CDR is Crash Data Recovery. CDR means downloading the data or “image” collection from a vehicle’s EDR. A certified technician should do this process.

EDR is the Event Data Recorder. EDR refers to a device installed in a motor vehicle to record technical vehicle and occupant information briefly before, during, and after a crash. The EDR recording is measured in a few seconds in most vehicles. However, depending on the manufacturer, it can record up to a few minutes. These recordings can recreate the chain of events leading up to a crash.

EDRs are devices that record information about an “event.” An event is defined as a vehicle crash. For instance, EDRs may record the following:

1. Pre-crash vehicle dynamics and system status
2. Driver inputs
3. Delta V (the change in velocity between pre-collision and post-collision trajectories of a vehicle)
4. Vehicle restraint usage/deployment status
5. Post-crash data, such as the activation of an automatic collision notification (ACN) system

Popularly known as “black boxes,” event data recorders (EDRs) have helped investigators solve the mysteries of airplane crashes for decades. Now they’ve become standard in almost every new car sold.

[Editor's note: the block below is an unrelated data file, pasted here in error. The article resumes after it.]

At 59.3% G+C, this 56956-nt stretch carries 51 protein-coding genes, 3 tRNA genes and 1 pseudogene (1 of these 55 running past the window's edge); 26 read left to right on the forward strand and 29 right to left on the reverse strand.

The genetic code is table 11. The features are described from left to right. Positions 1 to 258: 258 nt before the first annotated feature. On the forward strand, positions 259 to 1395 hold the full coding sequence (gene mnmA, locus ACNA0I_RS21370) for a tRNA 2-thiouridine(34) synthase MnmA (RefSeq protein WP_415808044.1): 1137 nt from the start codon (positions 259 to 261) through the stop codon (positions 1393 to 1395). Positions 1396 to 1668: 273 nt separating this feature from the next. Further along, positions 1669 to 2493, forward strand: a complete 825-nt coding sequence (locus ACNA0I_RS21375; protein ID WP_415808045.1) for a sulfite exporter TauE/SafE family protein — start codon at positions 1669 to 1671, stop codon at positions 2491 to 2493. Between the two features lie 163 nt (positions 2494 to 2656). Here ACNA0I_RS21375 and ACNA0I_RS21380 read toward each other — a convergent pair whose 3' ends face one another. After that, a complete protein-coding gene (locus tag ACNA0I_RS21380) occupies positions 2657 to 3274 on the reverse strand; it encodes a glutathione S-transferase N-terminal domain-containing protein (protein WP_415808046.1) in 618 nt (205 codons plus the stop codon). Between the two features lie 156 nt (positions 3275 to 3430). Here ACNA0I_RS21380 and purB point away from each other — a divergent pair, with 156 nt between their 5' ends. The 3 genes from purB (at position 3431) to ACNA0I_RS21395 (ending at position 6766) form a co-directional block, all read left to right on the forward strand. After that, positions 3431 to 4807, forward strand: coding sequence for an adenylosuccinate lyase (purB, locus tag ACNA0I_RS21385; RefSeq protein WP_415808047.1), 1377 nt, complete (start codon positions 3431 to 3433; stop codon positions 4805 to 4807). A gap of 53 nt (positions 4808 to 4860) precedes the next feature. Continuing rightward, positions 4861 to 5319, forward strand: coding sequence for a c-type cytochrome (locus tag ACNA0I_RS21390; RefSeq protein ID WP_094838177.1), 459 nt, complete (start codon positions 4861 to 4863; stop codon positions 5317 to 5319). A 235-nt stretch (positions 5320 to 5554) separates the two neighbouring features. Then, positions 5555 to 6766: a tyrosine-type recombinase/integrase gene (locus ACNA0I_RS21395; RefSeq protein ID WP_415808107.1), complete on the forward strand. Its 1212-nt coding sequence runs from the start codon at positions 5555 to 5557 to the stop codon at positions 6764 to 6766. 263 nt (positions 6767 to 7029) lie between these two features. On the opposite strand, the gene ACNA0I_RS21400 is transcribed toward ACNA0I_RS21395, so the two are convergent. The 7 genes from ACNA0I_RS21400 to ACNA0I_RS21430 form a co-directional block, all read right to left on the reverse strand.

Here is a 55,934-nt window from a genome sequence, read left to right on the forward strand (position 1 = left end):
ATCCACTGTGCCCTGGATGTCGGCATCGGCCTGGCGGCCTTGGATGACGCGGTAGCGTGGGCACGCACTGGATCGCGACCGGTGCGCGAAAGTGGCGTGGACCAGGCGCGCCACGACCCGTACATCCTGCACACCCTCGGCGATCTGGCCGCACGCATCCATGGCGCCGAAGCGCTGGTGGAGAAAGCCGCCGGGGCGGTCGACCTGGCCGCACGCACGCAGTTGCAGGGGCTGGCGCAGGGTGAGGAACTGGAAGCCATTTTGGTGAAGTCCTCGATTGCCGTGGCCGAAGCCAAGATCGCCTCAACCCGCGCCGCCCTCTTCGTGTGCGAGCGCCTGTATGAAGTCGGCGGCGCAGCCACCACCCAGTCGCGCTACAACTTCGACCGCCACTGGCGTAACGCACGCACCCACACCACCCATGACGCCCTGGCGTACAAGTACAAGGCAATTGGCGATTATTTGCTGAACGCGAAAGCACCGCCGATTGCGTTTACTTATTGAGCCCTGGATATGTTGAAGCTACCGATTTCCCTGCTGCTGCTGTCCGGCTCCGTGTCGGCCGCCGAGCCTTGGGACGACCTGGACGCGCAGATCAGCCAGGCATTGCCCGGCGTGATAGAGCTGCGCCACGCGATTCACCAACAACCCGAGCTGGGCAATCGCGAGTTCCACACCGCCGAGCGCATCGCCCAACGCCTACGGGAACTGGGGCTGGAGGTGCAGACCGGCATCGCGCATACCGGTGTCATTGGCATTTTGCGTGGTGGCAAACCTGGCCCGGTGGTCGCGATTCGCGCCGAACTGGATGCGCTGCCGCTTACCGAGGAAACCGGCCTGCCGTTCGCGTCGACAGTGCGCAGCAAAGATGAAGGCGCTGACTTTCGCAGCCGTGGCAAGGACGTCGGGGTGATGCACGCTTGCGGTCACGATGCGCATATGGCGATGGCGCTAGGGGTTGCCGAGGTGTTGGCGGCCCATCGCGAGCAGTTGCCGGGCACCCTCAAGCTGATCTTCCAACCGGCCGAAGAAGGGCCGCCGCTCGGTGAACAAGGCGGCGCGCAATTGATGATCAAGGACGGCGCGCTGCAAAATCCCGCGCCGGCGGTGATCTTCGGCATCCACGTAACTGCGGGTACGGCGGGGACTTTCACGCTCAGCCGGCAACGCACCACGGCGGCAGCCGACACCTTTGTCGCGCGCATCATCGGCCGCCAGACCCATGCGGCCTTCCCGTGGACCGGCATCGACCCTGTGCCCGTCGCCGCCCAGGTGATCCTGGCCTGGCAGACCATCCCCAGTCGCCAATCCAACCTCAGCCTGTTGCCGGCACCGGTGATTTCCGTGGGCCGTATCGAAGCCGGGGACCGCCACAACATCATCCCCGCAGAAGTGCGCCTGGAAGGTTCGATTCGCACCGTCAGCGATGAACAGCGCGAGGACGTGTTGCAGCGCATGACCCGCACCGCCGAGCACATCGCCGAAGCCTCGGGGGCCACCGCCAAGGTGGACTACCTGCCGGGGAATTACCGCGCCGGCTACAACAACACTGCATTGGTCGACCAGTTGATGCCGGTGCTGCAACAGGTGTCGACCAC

General Motors first introduced EDRs in a basic form on air-bag-equipped models in the mid-1970s; EDRs were being used by various manufacturers in 64 percent of all new models by the 2005 model year, according to the National Highway Traffic Safety Administration (NHTSA). Likewise, the Insurance Institute for Highway Safety (IIHS) says more recent data shows that all new cars have some form of EDR. But the specific information gathered varies by the auto manufacturer, and some companies make it easier to retrieve data than others.

Despite their presence in cars since the mid-1990s, they have not fulfilled their potential because automakers collect different data and use dissimilar systems to retrieve it. Now that will change, following a rule by the National Highway Traffic Safety Administration (NHTSA) that took effect September 1, 2012.
The rule standardizes the data collected by the black boxes and how the technicians can retrieve the data.

A new NHTSA proposed rule would require these EDRs in all light-passenger vehicles, starting September 1, 2014. NHTSA estimates that approximately 96 percent of the model year 2013 passenger cars and light-duty vehicles are already equipped with EDR capability.

The significance of this measure is in the specifics of what data it requires such devices to collect and its guidelines for how the data should be accessed.
The data must include the following:

• The forward and lateral crash force.
• The crash event duration.
• Indicated vehicle speed.
• Accelerator position.
• Engine rpm.
• Brake application and antilock brake activation.
• Steering wheel angle.
• Stability control engagement.
• Vehicle roll angle, in case of a rollover.
• The number of times the vehicle has been started.
• Driver and front-passenger safety belt engagement and pre-tensioner or force limiter engagement.
• Airbag deployment, speed, and faults for all airbags.
• Front seat positions.
• Occupant size.
• The number of crashes (one or more impacts during the final crash event).